Annuities versus taxable accounts
Assets in annuities grow tax deferred, with the basis determined by the amount contributed to the annuity. For this reason, a case can be made that it is advantageous to place dividend-paying assets into annuity contracts while placing non-dividend paying, long term appreciating growth assets outside of annuity contracts. This way, dividend generating assets can accumulate and grow tax deferred inside the annuity contract, and the investor can benefit from the lower capital gains taxes on growth assets held outside the annuity contract.
Owning versus renting: which is better? We will provide a basic comparison between owning and renting a home. Oftentimes a home is thought of as an investment, however we believe that it is more of a consumption item than an investment item, with the added benefit of serving as an inflation hedge for the owner.
As an example of this, consider a 30 year fixed mortgage note which is paid exactly as agreed. Over this 30 year period, rents and wages will rise, however the mortgage payment will remain constant. There may be times when housing prices rise at a substantial rate however research has shown that in the long run housing has merely kept pace with inflation since 1890.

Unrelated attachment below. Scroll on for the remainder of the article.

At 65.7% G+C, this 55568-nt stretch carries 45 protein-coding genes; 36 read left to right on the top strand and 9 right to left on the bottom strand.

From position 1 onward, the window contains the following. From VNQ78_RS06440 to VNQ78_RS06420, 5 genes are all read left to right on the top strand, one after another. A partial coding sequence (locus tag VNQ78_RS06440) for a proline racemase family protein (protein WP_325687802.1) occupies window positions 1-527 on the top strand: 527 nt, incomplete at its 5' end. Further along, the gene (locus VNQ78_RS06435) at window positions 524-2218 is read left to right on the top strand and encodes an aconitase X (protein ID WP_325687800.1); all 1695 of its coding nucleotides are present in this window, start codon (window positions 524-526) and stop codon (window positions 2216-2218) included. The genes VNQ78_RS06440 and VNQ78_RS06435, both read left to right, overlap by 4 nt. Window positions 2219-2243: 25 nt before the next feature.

A large part of this is due to the large transaction costs incurred during purchase and sale of real estate. These costs are much higher for a typical consumer purchasing a home than they are for typical professional real estate investors, who purchase real estate regularly and thus enjoy an economy of scale due to their expertise and the volume of transactions which they engage in. Owning a home also results in additional time which must be spent by the homeowner in maintaining the home, while renting will typically require less time and expense on maintenance.
Cash flow statements, income statements and balance sheets are financial statements used by businesses to record and manage their financial position. Here we will discuss cash flow statements as relate to an individual, family or household. The cash flow statement shows how much cash is generated in a particular amount of time, for example monthly, quarterly or annually.
Retirement income can be broken down into three general categories: income from investments, income from pension plans, and income from social security. Of course, many decide to continue working during retirement so employment, self employment or business income may be available as well.
Investments can be used to to fund retirement needs by either generating dividend and interest income or by gradually liquidating the assets over the course of retirement. The main advantage of the first method is preservation of principal, and its disadvantage is that it results in lower income than the second method. The advantage of the second method is larger income, and the disadvantages include depletion of principal and longevity risk related to the assets lasting throughout retirement. In certain cases this longevity risk can be managed by means of insurance contracts such as annuities, however such contracts require the policy owner to give up control over the principal.
Income from pension plans